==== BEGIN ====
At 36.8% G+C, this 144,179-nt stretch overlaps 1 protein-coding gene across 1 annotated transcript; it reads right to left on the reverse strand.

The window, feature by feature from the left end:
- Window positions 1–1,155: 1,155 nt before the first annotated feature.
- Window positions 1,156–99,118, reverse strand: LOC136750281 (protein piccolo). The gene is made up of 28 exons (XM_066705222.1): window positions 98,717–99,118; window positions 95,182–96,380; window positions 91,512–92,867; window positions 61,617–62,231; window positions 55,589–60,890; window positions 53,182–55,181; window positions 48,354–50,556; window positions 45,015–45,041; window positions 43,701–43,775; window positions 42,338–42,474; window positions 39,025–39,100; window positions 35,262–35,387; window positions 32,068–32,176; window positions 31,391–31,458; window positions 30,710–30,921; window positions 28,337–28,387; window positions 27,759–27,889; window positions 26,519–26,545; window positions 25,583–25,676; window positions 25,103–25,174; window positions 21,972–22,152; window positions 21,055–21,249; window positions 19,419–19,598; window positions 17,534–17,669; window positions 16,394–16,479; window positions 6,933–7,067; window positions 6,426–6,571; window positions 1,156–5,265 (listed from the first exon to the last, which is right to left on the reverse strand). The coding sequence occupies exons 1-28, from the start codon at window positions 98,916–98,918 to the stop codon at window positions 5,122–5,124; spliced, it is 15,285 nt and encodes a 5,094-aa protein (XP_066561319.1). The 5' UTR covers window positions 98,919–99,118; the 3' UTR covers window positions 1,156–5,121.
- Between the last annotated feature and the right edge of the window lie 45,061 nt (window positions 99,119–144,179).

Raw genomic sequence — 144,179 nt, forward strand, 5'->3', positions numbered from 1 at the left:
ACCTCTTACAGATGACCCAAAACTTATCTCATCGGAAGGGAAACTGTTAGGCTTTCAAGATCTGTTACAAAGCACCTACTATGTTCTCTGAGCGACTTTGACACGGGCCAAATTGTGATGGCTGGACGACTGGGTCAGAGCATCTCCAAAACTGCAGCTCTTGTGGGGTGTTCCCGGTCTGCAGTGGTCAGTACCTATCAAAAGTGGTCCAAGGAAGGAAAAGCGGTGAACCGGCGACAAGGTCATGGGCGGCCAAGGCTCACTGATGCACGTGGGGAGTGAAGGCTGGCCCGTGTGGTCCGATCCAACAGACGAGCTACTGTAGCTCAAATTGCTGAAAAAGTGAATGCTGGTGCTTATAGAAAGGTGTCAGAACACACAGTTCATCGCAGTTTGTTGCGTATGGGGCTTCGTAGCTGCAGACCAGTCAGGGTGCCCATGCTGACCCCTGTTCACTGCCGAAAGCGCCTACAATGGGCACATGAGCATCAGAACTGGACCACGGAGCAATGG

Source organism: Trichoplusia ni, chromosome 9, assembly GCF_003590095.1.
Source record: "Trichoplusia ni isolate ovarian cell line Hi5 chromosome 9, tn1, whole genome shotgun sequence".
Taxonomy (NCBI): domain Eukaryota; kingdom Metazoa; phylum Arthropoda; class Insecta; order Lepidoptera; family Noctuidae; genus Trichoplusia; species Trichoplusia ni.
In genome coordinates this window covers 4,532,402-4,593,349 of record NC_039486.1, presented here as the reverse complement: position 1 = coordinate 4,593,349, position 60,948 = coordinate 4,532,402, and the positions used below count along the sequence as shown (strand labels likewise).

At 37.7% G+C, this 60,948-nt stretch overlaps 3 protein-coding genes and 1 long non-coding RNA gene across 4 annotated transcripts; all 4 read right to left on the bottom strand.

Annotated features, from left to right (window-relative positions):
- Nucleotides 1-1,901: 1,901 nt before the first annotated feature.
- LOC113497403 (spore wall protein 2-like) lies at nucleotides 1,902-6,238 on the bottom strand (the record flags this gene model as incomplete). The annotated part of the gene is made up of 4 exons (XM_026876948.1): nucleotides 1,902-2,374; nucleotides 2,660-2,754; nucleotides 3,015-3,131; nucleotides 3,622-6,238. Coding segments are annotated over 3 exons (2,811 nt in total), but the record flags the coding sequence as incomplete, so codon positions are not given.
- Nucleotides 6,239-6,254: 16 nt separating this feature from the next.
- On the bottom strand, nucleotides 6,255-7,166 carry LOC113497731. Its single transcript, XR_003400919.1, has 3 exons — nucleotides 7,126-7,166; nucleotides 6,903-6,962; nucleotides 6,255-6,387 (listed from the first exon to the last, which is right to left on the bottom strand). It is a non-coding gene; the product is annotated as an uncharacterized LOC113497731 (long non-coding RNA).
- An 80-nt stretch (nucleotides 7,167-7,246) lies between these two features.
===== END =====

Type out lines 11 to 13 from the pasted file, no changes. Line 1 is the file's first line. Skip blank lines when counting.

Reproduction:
In genome coordinates this window covers 4,532,402-4,593,349 of record NC_039486.1, presented here as the reverse complement: position 1 = coordinate 4,593,349, position 60,948 = coordinate 4,532,402, and the positions used below count along the sequence as shown (strand labels likewise).

At 37.7% G+C, this 60,948-nt stretch overlaps 3 protein-coding genes and 1 long non-coding RNA gene across 4 annotated transcripts; all 4 read right to left on the bottom strand.

Annotated features, from left to right (window-relative positions):